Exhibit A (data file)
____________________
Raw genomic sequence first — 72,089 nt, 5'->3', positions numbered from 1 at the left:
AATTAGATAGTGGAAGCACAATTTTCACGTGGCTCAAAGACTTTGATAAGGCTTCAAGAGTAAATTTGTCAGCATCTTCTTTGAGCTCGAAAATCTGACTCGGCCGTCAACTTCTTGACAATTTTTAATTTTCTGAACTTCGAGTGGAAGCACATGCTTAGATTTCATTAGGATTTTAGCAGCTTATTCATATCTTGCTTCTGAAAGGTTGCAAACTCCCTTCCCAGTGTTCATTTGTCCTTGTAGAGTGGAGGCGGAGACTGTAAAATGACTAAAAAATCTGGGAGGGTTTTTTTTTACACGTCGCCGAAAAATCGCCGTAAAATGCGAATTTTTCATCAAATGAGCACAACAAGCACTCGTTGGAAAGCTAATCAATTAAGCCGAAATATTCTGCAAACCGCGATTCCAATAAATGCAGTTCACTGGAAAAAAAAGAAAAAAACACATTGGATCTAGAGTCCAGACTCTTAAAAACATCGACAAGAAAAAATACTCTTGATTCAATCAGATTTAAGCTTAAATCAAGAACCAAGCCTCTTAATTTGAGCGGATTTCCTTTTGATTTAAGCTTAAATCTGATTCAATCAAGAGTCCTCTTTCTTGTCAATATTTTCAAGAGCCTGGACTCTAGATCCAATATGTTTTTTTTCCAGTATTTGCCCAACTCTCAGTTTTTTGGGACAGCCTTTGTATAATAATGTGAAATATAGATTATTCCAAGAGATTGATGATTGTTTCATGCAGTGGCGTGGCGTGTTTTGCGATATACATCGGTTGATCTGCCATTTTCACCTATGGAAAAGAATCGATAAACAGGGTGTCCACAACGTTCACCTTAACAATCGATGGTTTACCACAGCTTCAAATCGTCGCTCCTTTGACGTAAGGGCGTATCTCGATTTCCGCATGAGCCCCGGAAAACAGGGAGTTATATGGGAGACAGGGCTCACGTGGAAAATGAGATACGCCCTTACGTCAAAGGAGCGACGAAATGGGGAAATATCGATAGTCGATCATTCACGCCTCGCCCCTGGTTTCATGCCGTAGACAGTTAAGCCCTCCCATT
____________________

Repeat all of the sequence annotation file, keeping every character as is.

Raw genomic sequence first — 72,089 nt, 5'->3', positions numbered from 1 at the left:
AATTAGATAGTGGAAGCACAATTTTCACGTGGCTCAAAGACTTTGATAAGGCTTCAAGAGTAAATTTGTCAGCATCTTCTTTGAGCTCGAAAATCTGACTCGGCCGTCAACTTCTTGACAATTTTTAATTTTCTGAACTTCGAGTGGAAGCACATGCTTAGATTTCATTAGGATTTTAGCAGCTTATTCATATCTTGCTTCTGAAAGGTTGCAAACTCCCTTCCCAGTGTTCATTTGTCCTTGTAGAGTGGAGGCGGAGACTGTAAAATGACTAAAAAATCTGGGAGGGTTTTTTTTTACACGTCGCCGAAAAATCGCCGTAAAATGCGAATTTTTCATCAAATGAGCACAACAAGCACTCGTTGGAAAGCTAATCAATTAAGCCGAAATATTCTGCAAACCGCGATTCCAATAAATGCAGTTCACTGGAAAAAAAAGAAAAAAACACATTGGATCTAGAGTCCAGACTCTTAAAAACATCGACAAGAAAAAATACTCTTGATTCAATCAGATTTAAGCTTAAATCAAGAACCAAGCCTCTTAATTTGAGCGGATTTCCTTTTGATTTAAGCTTAAATCTGATTCAATCAAGAGTCCTCTTTCTTGTCAATATTTTCAAGAGCCTGGACTCTAGATCCAATATGTTTTTTTTCCAGTATTTGCCCAACTCTCAGTTTTTTGGGACAGCCTTTGTATAATAATGTGAAATATAGATTATTCCAAGAGATTGATGATTGTTTCATGCAGTGGCGTGGCGTGTTTTGCGATATACATCGGTTGATCTGCCATTTTCACCTATGGAAAAGAATCGATAAACAGGGTGTCCACAACGTTCACCTTAACAATCGATGGTTTACCACAGCTTCAAATCGTCGCTCCTTTGACGTAAGGGCGTATCTCGATTTCCGCATGAGCCCCGGAAAACAGGGAGTTATATGGGAGACAGGGCTCACGTGGAAAATGAGATACGCCCTTACGTCAAAGGAGCGACGAAATGGGGAAATATCGATAGTCGATCATTCACGCCTCGCCCCTGGTTTCATGCCGTAGACAGTTAAGCCCTCCCATT